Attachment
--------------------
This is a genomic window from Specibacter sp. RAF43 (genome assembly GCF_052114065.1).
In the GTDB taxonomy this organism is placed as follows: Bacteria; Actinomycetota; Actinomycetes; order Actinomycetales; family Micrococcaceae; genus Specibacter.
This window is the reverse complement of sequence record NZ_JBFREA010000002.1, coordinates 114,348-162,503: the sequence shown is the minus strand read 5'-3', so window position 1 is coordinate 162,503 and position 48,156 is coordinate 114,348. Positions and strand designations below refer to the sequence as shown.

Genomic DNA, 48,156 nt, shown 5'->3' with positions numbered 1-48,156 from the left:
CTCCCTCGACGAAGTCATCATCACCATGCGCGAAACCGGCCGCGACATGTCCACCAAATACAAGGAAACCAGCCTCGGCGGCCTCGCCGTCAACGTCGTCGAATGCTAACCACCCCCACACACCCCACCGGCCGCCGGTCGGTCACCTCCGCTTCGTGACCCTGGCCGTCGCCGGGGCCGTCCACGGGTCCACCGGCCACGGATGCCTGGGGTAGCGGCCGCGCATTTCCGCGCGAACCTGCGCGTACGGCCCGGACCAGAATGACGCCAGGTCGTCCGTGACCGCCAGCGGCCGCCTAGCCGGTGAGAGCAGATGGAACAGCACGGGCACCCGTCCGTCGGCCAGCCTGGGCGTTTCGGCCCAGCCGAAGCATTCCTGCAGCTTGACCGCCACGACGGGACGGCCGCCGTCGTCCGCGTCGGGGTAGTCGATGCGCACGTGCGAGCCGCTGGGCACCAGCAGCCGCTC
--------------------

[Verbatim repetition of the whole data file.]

This is a genomic window from Specibacter sp. RAF43 (genome assembly GCF_052114065.1).
In the GTDB taxonomy this organism is placed as follows: Bacteria; Actinomycetota; Actinomycetes; order Actinomycetales; family Micrococcaceae; genus Specibacter.
This window is the reverse complement of sequence record NZ_JBFREA010000002.1, coordinates 114,348-162,503: the sequence shown is the minus strand read 5'-3', so window position 1 is coordinate 162,503 and position 48,156 is coordinate 114,348. Positions and strand designations below refer to the sequence as shown.

Genomic DNA, 48,156 nt, shown 5'->3' with positions numbered 1-48,156 from the left:
CTCCCTCGACGAAGTCATCATCACCATGCGCGAAACCGGCCGCGACATGTCCACCAAATACAAGGAAACCAGCCTCGGCGGCCTCGCCGTCAACGTCGTCGAATGCTAACCACCCCCACACACCCCACCGGCCGCCGGTCGGTCACCTCCGCTTCGTGACCCTGGCCGTCGCCGGGGCCGTCCACGGGTCCACCGGCCACGGATGCCTGGGGTAGCGGCCGCGCATTTCCGCGCGAACCTGCGCGTACGGCCCGGACCAGAATGACGCCAGGTCGTCCGTGACCGCCAGCGGCCGCCTAGCCGGTGAGAGCAGATGGAACAGCACGGGCACCCGTCCGTCGGCCAGCCTGGGCGTTTCGGCCCAGCCGAAGCATTCCTGCAGCTTGACCGCCACGACGGGACGGCCGCCGTCGTCCGCGTCGGGGTAGTCGATGCGCACGTGCGAGCCGCTGGGCACCAGCAGCCGCTC